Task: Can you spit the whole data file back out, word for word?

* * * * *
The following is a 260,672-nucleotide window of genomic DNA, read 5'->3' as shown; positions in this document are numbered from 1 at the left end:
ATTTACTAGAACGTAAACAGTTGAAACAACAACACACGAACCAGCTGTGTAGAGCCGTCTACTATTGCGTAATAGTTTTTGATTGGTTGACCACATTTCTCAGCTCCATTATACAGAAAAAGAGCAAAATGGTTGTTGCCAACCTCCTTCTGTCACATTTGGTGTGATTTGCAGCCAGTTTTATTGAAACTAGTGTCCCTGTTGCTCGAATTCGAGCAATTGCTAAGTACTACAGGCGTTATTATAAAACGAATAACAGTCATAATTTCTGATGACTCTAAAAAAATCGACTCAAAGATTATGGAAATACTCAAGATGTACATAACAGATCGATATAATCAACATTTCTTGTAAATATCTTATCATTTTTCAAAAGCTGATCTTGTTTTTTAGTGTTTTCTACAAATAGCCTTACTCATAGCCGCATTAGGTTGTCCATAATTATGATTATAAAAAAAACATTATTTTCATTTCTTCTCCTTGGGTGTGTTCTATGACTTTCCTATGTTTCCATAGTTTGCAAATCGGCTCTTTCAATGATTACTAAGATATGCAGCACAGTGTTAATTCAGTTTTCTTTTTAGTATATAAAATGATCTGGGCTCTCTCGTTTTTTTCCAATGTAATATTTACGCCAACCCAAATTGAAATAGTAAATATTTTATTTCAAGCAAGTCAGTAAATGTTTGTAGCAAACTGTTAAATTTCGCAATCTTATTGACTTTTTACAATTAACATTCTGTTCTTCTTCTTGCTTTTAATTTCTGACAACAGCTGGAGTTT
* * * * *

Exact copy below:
The following is a 260,672-nucleotide window of genomic DNA, read 5'->3' as shown; positions in this document are numbered from 1 at the left end:
ATTTACTAGAACGTAAACAGTTGAAACAACAACACACGAACCAGCTGTGTAGAGCCGTCTACTATTGCGTAATAGTTTTTGATTGGTTGACCACATTTCTCAGCTCCATTATACAGAAAAAGAGCAAAATGGTTGTTGCCAACCTCCTTCTGTCACATTTGGTGTGATTTGCAGCCAGTTTTATTGAAACTAGTGTCCCTGTTGCTCGAATTCGAGCAATTGCTAAGTACTACAGGCGTTATTATAAAACGAATAACAGTCATAATTTCTGATGACTCTAAAAAAATCGACTCAAAGATTATGGAAATACTCAAGATGTACATAACAGATCGATATAATCAACATTTCTTGTAAATATCTTATCATTTTTCAAAAGCTGATCTTGTTTTTTAGTGTTTTCTACAAATAGCCTTACTCATAGCCGCATTAGGTTGTCCATAATTATGATTATAAAAAAAACATTATTTTCATTTCTTCTCCTTGGGTGTGTTCTATGACTTTCCTATGTTTCCATAGTTTGCAAATCGGCTCTTTCAATGATTACTAAGATATGCAGCACAGTGTTAATTCAGTTTTCTTTTTAGTATATAAAATGATCTGGGCTCTCTCGTTTTTTTCCAATGTAATATTTACGCCAACCCAAATTGAAATAGTAAATATTTTATTTCAAGCAAGTCAGTAAATGTTTGTAGCAAACTGTTAAATTTCGCAATCTTATTGACTTTTTACAATTAACATTCTGTTCTTCTTCTTGCTTTTAATTTCTGACAACAGCTGGAGTTT